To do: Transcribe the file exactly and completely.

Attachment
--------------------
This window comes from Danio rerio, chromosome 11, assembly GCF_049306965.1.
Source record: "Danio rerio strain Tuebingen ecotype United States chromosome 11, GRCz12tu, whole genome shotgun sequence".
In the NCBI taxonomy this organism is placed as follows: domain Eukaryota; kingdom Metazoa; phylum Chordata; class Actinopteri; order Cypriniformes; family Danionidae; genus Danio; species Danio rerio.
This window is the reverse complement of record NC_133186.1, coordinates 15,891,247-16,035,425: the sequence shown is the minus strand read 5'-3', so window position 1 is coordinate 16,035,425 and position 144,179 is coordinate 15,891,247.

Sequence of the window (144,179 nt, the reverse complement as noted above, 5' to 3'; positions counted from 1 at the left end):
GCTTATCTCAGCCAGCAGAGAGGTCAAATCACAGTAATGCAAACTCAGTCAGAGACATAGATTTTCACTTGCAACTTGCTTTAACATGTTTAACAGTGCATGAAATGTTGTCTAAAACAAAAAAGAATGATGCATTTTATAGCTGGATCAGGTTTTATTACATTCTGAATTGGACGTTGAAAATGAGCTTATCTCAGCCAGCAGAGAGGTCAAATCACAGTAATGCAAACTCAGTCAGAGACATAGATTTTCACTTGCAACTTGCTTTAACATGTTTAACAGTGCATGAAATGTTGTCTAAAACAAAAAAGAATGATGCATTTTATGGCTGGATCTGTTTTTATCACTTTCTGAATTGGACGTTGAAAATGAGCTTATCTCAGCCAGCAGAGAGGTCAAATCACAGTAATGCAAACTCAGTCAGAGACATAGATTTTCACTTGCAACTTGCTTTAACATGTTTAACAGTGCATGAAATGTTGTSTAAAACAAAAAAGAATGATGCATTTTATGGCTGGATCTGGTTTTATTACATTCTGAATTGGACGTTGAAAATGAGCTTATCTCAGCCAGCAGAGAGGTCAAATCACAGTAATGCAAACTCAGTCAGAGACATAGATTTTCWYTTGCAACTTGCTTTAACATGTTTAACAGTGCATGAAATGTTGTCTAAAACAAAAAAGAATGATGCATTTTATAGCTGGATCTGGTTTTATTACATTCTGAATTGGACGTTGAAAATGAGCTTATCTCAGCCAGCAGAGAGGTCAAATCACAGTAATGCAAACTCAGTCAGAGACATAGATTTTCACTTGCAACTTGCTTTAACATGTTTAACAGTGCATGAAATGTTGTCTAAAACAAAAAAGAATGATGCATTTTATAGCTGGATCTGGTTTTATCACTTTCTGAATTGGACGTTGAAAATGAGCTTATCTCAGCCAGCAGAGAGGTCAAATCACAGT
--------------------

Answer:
This window comes from Danio rerio, chromosome 11, assembly GCF_049306965.1.
Source record: "Danio rerio strain Tuebingen ecotype United States chromosome 11, GRCz12tu, whole genome shotgun sequence".
In the NCBI taxonomy this organism is placed as follows: domain Eukaryota; kingdom Metazoa; phylum Chordata; class Actinopteri; order Cypriniformes; family Danionidae; genus Danio; species Danio rerio.
This window is the reverse complement of record NC_133186.1, coordinates 15,891,247-16,035,425: the sequence shown is the minus strand read 5'-3', so window position 1 is coordinate 16,035,425 and position 144,179 is coordinate 15,891,247.

Sequence of the window (144,179 nt, the reverse complement as noted above, 5' to 3'; positions counted from 1 at the left end):
GCTTATCTCAGCCAGCAGAGAGGTCAAATCACAGTAATGCAAACTCAGTCAGAGACATAGATTTTCACTTGCAACTTGCTTTAACATGTTTAACAGTGCATGAAATGTTGTCTAAAACAAAAAAGAATGATGCATTTTATAGCTGGATCAGGTTTTATTACATTCTGAATTGGACGTTGAAAATGAGCTTATCTCAGCCAGCAGAGAGGTCAAATCACAGTAATGCAAACTCAGTCAGAGACATAGATTTTCACTTGCAACTTGCTTTAACATGTTTAACAGTGCATGAAATGTTGTCTAAAACAAAAAAGAATGATGCATTTTATGGCTGGATCTGTTTTTATCACTTTCTGAATTGGACGTTGAAAATGAGCTTATCTCAGCCAGCAGAGAGGTCAAATCACAGTAATGCAAACTCAGTCAGAGACATAGATTTTCACTTGCAACTTGCTTTAACATGTTTAACAGTGCATGAAATGTTGTSTAAAACAAAAAAGAATGATGCATTTTATGGCTGGATCTGGTTTTATTACATTCTGAATTGGACGTTGAAAATGAGCTTATCTCAGCCAGCAGAGAGGTCAAATCACAGTAATGCAAACTCAGTCAGAGACATAGATTTTCWYTTGCAACTTGCTTTAACATGTTTAACAGTGCATGAAATGTTGTCTAAAACAAAAAAGAATGATGCATTTTATAGCTGGATCTGGTTTTATTACATTCTGAATTGGACGTTGAAAATGAGCTTATCTCAGCCAGCAGAGAGGTCAAATCACAGTAATGCAAACTCAGTCAGAGACATAGATTTTCACTTGCAACTTGCTTTAACATGTTTAACAGTGCATGAAATGTTGTCTAAAACAAAAAAGAATGATGCATTTTATAGCTGGATCTGGTTTTATCACTTTCTGAATTGGACGTTGAAAATGAGCTTATCTCAGCCAGCAGAGAGGTCAAATCACAGT